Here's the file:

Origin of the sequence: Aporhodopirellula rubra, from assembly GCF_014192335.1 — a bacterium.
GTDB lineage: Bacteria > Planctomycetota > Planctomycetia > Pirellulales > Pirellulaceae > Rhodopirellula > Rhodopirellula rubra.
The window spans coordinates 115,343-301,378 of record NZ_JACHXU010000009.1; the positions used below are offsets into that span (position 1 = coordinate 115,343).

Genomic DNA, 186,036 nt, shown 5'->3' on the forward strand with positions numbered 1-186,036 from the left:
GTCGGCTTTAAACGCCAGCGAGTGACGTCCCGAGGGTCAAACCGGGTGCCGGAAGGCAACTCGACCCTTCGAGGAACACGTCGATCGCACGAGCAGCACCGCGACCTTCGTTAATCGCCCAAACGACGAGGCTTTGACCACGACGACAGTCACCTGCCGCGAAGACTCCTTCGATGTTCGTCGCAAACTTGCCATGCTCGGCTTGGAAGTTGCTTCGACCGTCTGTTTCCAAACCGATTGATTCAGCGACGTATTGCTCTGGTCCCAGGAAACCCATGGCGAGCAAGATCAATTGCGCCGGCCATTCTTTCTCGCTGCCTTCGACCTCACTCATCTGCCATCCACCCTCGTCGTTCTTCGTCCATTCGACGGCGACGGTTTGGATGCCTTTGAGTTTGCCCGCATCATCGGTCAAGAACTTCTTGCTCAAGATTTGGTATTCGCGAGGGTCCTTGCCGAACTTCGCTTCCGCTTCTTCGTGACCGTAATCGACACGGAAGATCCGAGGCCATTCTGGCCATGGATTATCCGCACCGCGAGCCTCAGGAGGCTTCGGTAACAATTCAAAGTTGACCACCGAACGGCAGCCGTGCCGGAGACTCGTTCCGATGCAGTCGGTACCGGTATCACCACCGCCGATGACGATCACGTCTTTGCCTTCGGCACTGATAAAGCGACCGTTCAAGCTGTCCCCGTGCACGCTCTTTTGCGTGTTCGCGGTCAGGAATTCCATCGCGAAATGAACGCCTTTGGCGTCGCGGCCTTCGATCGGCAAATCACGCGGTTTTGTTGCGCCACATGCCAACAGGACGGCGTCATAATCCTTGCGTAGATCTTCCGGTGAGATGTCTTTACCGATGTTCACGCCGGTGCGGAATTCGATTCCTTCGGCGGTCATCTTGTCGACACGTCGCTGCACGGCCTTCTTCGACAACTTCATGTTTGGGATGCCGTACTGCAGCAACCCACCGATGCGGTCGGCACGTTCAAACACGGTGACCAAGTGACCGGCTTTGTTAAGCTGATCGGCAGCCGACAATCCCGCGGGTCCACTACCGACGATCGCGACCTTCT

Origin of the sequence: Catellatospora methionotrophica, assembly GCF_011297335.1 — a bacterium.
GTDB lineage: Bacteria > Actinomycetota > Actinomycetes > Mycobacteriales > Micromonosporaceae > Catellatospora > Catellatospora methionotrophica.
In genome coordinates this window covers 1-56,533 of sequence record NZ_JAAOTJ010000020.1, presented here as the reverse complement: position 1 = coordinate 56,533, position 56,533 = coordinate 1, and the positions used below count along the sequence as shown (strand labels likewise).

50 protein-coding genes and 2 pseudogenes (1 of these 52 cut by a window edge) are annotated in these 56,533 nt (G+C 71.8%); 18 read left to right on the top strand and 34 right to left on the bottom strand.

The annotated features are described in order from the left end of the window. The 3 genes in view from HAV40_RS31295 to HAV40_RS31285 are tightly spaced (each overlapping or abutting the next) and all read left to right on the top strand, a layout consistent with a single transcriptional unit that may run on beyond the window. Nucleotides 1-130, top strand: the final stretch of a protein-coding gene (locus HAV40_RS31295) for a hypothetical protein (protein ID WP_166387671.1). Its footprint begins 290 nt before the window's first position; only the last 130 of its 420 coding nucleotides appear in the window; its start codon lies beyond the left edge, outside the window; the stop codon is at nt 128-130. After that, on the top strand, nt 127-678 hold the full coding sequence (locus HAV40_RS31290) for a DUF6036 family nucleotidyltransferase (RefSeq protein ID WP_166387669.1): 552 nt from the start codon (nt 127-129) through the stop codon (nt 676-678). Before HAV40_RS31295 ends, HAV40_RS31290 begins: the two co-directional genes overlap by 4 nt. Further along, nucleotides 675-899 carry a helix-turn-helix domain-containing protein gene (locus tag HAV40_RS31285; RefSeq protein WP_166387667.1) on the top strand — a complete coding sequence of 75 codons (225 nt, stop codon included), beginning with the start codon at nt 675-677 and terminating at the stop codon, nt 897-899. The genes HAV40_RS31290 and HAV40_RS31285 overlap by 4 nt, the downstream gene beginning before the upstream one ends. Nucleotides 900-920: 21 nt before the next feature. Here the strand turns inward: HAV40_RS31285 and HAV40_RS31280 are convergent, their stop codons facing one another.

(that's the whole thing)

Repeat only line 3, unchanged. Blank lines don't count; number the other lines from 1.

The window spans coordinates 115,343-301,378 of record NZ_JACHXU010000009.1; the positions used below are offsets into that span (position 1 = coordinate 115,343).